Join our register of counsellors!

Are you a counsellor? Join our register of volunteer counsellors. You could play a vital role in helping LGBTQI refugees to live fulfilling lives in the UK.
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There are various organisations that provide counselling to LGBTQI asylum seekers and refugees in the UK. We often make referrals to them and they do great work. However, many of them run at full capacity and their resources are limited. We hope that one day more resources will go to these organisations who, we believe, are not always recognised for the incredible and essential work they do.

Until such time, we have decided to build a register of counsellors. We are looking for volunteer counsellors who can help us meet our demand for mental health support. We work with hundreds of LGBTQI asylum seekers and refugees every year who need this support, including those who are arriving to the UK from Afghanistan. LGBTQ refugees and asylum seekers are often managing complex PTSD and other related mental health disorders as a result of their experiences.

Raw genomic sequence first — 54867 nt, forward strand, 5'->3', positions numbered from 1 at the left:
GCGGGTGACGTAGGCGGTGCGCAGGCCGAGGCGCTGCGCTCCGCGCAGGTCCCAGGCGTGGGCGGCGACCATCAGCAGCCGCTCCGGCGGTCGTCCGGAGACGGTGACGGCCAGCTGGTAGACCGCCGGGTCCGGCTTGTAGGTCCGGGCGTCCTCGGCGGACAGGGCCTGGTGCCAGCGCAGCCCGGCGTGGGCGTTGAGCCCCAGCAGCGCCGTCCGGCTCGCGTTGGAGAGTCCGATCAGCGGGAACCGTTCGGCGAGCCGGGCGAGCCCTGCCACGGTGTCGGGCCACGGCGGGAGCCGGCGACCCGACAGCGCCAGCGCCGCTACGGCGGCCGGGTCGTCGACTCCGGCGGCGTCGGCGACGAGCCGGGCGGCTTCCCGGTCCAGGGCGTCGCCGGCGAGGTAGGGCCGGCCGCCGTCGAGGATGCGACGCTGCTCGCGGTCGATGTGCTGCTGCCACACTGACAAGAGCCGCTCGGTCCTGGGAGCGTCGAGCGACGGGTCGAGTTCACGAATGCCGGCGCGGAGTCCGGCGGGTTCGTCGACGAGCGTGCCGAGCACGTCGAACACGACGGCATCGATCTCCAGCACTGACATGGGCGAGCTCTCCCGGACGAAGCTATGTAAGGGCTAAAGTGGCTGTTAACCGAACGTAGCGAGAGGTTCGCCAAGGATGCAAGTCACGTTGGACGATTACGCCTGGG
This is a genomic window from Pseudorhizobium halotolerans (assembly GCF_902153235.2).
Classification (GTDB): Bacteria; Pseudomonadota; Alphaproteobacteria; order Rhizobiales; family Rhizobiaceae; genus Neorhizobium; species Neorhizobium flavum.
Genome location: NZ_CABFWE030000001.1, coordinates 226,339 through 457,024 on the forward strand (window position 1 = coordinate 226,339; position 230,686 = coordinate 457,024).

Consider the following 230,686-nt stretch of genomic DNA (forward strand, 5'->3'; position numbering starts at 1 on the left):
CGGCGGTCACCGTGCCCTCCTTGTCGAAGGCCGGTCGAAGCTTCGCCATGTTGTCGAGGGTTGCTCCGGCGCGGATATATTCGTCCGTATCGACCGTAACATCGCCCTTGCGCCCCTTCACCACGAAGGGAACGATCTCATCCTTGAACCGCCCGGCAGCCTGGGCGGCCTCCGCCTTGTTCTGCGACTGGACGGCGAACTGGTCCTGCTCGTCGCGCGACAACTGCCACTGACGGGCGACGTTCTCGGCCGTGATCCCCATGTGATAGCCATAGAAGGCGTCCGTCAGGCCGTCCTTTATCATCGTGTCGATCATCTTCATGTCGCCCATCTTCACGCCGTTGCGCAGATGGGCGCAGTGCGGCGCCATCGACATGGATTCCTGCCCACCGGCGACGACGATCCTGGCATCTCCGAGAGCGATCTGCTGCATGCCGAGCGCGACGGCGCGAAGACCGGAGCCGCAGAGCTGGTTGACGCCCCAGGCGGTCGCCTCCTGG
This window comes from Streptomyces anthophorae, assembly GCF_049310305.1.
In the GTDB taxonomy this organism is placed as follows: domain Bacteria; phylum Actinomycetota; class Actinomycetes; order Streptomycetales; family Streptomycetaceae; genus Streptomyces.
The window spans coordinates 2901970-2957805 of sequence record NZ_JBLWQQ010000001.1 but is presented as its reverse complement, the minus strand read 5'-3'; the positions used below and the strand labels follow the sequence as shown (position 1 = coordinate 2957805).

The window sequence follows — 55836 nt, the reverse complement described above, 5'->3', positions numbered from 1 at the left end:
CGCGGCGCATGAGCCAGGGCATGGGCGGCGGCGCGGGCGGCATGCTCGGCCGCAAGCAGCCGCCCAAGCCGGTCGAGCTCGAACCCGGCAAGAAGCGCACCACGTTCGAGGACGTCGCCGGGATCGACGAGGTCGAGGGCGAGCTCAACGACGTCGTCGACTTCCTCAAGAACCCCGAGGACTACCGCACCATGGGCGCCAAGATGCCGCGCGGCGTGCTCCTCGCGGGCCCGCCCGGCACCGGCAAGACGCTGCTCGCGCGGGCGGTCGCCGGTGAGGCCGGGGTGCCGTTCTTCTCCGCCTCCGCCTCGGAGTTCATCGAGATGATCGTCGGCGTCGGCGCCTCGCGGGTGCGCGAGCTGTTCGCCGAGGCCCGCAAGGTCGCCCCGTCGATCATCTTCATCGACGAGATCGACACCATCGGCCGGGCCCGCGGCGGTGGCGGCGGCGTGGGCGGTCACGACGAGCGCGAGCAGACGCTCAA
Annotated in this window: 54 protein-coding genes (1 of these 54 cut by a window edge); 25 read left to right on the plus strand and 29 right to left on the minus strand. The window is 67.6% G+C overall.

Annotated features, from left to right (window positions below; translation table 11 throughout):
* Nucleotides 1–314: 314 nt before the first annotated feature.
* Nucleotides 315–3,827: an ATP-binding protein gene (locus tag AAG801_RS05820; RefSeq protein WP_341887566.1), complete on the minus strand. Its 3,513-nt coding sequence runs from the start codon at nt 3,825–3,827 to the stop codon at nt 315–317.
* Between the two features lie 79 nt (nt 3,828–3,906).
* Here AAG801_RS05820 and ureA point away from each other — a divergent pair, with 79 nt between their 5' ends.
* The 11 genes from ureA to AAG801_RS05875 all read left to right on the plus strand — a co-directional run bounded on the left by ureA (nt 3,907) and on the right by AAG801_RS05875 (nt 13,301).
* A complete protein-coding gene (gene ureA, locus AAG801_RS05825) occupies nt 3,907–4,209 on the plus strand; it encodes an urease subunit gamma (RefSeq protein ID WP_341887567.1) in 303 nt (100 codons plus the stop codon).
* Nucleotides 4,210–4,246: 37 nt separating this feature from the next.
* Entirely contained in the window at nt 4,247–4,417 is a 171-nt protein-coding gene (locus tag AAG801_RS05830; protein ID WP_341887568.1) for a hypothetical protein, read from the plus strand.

Our requirements are:

  • UKCP or BACP accredited
  • Minimum 3 years’ experience
  • Able to commit to one hour a week, for a year
  • Willing to deliver online sessions
  • Willing to discuss the client with your own supervisor if needed
  • Covered by a professional liability insurance policy
  • Experience in working with refugees or asylum seekers is welcome but not essential

If you are interested, please send your CV or your LinkedIn profile to [email protected] and we will contact you for an introductory call. Thank you for considering supporting LGBTQI people fleeing persecution.

Please let us know if you are able to offer counselling in other languages.

Do you have a moving on enquiry?


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Why asylum seekers should be granted permission to work

Jill Power, describes Micro Rainbow’s view on a controversial issue that affects the lives of thousands of people seeking refuge every year: granting asylum seekers the right to work while their asylum case is determined.

Case study

Lesbian refugee from Nigeria

“It is hard to survive in the UK when you don’t have a job, you don’t have friends with jobs, and your family members hate you because you are lesbian.”